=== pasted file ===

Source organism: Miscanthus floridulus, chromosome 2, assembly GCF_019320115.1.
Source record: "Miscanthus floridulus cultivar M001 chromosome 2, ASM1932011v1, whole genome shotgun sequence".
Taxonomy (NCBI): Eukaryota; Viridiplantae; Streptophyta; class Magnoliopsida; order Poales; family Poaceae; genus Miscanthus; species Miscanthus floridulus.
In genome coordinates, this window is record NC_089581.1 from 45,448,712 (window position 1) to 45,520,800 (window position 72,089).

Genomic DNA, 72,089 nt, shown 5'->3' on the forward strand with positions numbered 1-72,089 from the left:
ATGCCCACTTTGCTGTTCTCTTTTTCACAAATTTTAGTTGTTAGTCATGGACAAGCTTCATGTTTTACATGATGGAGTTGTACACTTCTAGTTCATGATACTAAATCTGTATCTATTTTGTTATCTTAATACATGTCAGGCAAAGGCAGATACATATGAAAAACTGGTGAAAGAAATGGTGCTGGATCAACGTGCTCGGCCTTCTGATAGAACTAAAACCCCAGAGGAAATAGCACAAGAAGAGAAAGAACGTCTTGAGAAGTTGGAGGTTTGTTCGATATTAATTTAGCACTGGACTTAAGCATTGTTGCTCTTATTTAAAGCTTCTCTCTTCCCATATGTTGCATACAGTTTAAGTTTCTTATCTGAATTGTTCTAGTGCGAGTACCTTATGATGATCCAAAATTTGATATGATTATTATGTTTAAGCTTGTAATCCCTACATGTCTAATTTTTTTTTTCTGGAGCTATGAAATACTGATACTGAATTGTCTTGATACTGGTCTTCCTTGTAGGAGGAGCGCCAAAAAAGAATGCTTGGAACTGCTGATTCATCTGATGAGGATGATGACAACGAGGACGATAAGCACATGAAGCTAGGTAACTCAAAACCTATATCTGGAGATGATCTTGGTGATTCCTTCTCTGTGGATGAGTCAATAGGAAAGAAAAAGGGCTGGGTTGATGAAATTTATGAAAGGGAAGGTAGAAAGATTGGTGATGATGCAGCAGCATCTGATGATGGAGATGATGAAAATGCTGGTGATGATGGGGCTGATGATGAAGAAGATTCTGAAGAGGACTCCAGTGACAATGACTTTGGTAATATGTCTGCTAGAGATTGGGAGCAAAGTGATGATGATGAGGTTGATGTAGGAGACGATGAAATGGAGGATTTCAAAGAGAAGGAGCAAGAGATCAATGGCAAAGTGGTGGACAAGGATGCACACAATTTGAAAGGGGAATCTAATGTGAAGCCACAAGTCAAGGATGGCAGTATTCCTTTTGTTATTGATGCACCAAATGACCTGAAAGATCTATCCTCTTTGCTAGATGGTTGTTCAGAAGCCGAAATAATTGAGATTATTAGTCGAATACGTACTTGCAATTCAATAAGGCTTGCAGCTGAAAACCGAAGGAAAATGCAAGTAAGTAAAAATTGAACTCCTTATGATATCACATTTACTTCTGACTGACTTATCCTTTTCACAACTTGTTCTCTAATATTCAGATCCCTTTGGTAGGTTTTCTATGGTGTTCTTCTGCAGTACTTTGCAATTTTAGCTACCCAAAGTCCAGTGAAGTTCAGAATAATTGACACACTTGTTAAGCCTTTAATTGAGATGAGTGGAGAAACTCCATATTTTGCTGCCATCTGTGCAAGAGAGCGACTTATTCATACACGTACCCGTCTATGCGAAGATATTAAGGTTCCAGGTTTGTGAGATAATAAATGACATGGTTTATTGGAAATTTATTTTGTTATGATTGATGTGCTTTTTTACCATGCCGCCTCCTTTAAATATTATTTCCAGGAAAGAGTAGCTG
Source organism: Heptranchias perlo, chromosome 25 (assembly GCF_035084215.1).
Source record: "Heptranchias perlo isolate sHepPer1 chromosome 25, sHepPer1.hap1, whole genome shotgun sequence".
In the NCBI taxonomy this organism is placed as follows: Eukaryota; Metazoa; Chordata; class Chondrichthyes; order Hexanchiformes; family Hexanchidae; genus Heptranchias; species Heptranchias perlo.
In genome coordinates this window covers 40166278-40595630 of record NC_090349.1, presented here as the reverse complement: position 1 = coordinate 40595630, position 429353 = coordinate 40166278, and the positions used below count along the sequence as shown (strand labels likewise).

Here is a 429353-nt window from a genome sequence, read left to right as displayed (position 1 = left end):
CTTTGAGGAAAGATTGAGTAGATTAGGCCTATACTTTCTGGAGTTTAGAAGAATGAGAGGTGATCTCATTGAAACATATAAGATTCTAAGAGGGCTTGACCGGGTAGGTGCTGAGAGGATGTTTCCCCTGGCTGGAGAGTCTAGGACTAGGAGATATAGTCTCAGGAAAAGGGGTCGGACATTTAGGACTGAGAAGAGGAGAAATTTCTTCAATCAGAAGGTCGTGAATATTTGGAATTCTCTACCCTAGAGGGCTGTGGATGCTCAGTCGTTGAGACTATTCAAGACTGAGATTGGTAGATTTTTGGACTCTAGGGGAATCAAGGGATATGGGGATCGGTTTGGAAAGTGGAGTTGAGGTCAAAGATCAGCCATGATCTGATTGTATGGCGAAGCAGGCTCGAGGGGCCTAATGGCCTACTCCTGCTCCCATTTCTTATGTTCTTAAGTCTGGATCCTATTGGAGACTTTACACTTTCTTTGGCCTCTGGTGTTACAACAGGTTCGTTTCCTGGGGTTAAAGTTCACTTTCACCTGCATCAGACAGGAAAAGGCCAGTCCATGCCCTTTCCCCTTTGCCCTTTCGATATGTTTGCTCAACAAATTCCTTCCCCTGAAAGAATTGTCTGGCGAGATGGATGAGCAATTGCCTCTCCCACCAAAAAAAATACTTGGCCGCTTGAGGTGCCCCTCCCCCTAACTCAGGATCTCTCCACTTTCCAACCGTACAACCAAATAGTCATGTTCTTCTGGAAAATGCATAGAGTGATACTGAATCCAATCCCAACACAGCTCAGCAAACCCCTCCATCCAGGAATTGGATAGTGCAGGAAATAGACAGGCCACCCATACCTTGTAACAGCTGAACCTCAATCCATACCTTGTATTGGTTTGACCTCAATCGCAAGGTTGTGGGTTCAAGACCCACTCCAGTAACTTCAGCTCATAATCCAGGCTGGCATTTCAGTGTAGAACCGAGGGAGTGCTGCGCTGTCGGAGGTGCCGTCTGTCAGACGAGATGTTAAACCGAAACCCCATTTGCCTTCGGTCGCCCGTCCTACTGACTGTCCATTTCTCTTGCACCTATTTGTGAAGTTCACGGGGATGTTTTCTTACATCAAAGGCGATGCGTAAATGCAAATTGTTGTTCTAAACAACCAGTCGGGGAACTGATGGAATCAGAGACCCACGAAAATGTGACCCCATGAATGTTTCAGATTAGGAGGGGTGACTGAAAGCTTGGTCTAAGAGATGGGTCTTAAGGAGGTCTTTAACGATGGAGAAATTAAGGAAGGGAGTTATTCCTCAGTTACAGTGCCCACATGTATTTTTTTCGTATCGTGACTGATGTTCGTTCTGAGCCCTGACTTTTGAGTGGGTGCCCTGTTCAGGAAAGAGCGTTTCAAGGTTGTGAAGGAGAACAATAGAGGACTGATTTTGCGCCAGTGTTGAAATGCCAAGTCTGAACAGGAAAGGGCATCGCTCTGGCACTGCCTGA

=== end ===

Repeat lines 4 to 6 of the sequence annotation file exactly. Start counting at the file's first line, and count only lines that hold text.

In genome coordinates, this window is record NC_089581.1 from 45,448,712 (window position 1) to 45,520,800 (window position 72,089).

Genomic DNA, 72,089 nt, shown 5'->3' on the forward strand with positions numbered 1-72,089 from the left:
ATGCCCACTTTGCTGTTCTCTTTTTCACAAATTTTAGTTGTTAGTCATGGACAAGCTTCATGTTTTACATGATGGAGTTGTACACTTCTAGTTCATGATACTAAATCTGTATCTATTTTGTTATCTTAATACATGTCAGGCAAAGGCAGATACATATGAAAAACTGGTGAAAGAAATGGTGCTGGATCAACGTGCTCGGCCTTCTGATAGAACTAAAACCCCAGAGGAAATAGCACAAGAAGAGAAAGAACGTCTTGAGAAGTTGGAGGTTTGTTCGATATTAATTTAGCACTGGACTTAAGCATTGTTGCTCTTATTTAAAGCTTCTCTCTTCCCATATGTTGCATACAGTTTAAGTTTCTTATCTGAATTGTTCTAGTGCGAGTACCTTATGATGATCCAAAATTTGATATGATTATTATGTTTAAGCTTGTAATCCCTACATGTCTAATTTTTTTTTTCTGGAGCTATGAAATACTGATACTGAATTGTCTTGATACTGGTCTTCCTTGTAGGAGGAGCGCCAAAAAAGAATGCTTGGAACTGCTGATTCATCTGATGAGGATGATGACAACGAGGACGATAAGCACATGAAGCTAGGTAACTCAAAACCTATATCTGGAGATGATCTTGGTGATTCCTTCTCTGTGGATGAGTCAATAGGAAAGAAAAAGGGCTGGGTTGATGAAATTTATGAAAGGGAAGGTAGAAAGATTGGTGATGATGCAGCAGCATCTGATGATGGAGATGATGAAAATGCTGGTGATGATGGGGCTGATGATGAAGAAGATTCTGAAGAGGACTCCAGTGACAATGACTTTGGTAATATGTCTGCTAGAGATTGGGAGCAAAGTGATGATGATGAGGTTGATGTAGGAGACGATGAAATGGAGGATTTCAAAGAGAAGGAGCAAGAGATCAATGGCAAAGTGGTGGACAAGGATGCACACAATTTGAAAGGGGAATCTAATGTGAAGCCACAAGTCAAGGATGGCAGTATTCCTTTTGTTATTGATGCACCAAATGACCTGAAAGATCTATCCTCTTTGCTAGATGGTTGTTCAGAAGCCGAAATAATTGAGATTATTAGTCGAATACGTACTTGCAATTCAATAAGGCTTGCAGCTGAAAACCGAAGGAAAATGCAAGTAAGTAAAAATTGAACTCCTTATGATATCACATTTACTTCTGACTGACTTATCCTTTTCACAACTTGTTCTCTAATATTCAGATCCCTTTGGTAGGTTTTCTATGGTGTTCTTCTGCAGTACTTTGCAATTTTAGCTACCCAAAGTCCAGTGAAGTTCAGAATAATTGACACACTTGTTAAGCCTTTAATTGAGATGAGTGGAGAAACTCCATATTTTGCTGCCATCTGTGCAAGAGAGCGACTTATTCATACACGTACCCGTCTATGCGAAGATATTAAGGTTCCAGGTTTGTGAGATAATAAATGACATGGTTTATTGGAAATTTATTTTGTTATGATTGATGTGCTTTTTTACCATGCCGCCTCCTTTAAATATTATTTCCAGGAAAGAGTAGCTG